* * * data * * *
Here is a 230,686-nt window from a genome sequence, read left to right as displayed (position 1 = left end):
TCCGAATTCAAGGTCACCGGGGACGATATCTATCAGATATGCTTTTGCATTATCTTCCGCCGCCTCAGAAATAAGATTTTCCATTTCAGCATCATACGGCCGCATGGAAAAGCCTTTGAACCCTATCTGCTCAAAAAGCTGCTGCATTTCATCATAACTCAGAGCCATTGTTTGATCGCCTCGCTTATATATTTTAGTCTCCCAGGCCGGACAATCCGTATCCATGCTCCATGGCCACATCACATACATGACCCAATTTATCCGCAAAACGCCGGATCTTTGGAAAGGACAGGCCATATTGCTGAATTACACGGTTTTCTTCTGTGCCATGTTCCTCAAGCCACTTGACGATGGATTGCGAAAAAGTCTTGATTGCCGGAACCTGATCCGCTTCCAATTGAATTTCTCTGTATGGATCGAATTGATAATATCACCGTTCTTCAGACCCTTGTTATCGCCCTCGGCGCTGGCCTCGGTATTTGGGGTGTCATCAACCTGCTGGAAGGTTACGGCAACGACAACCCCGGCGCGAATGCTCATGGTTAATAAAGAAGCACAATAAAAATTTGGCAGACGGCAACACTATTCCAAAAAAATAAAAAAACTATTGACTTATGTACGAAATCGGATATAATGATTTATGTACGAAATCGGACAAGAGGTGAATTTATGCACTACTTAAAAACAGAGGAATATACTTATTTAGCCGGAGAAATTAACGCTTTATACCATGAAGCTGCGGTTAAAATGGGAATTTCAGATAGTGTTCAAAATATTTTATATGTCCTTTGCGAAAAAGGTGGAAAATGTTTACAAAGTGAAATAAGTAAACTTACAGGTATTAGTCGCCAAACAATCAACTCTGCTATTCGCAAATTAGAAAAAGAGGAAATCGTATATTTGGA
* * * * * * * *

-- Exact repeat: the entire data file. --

Here is a 230,686-nt window from a genome sequence, read left to right as displayed (position 1 = left end):
TCCGAATTCAAGGTCACCGGGGACGATATCTATCAGATATGCTTTTGCATTATCTTCCGCCGCCTCAGAAATAAGATTTTCCATTTCAGCATCATACGGCCGCATGGAAAAGCCTTTGAACCCTATCTGCTCAAAAAGCTGCTGCATTTCATCATAACTCAGAGCCATTGTTTGATCGCCTCGCTTATATATTTTAGTCTCCCAGGCCGGACAATCCGTATCCATGCTCCATGGCCACATCACATACATGACCCAATTTATCCGCAAAACGCCGGATCTTTGGAAAGGACAGGCCATATTGCTGAATTACACGGTTTTCTTCTGTGCCATGTTCCTCAAGCCACTTGACGATGGATTGCGAAAAAGTCTTGATTGCCGGAACCTGATCCGCTTCCAATTGAATTTCTCTGTATGGATCGAATTGATAATATCACCGTTCTTCAGACCCTTGTTATCGCCCTCGGCGCTGGCCTCGGTATTTGGGGTGTCATCAACCTGCTGGAAGGTTACGGCAACGACAACCCCGGCGCGAATGCTCATGGTTAATAAAGAAGCACAATAAAAATTTGGCAGACGGCAACACTATTCCAAAAAAATAAAAAAACTATTGACTTATGTACGAAATCGGATATAATGATTTATGTACGAAATCGGACAAGAGGTGAATTTATGCACTACTTAAAAACAGAGGAATATACTTATTTAGCCGGAGAAATTAACGCTTTATACCATGAAGCTGCGGTTAAAATGGGAATTTCAGATAGTGTTCAAAATATTTTATATGTCCTTTGCGAAAAAGGTGGAAAATGTTTACAAAGTGAAATAAGTAAACTTACAGGTATTAGTCGCCAAACAATCAACTCTGCTATTCGCAAATTAGAAAAAGAGGAAATCGTATATTTGGA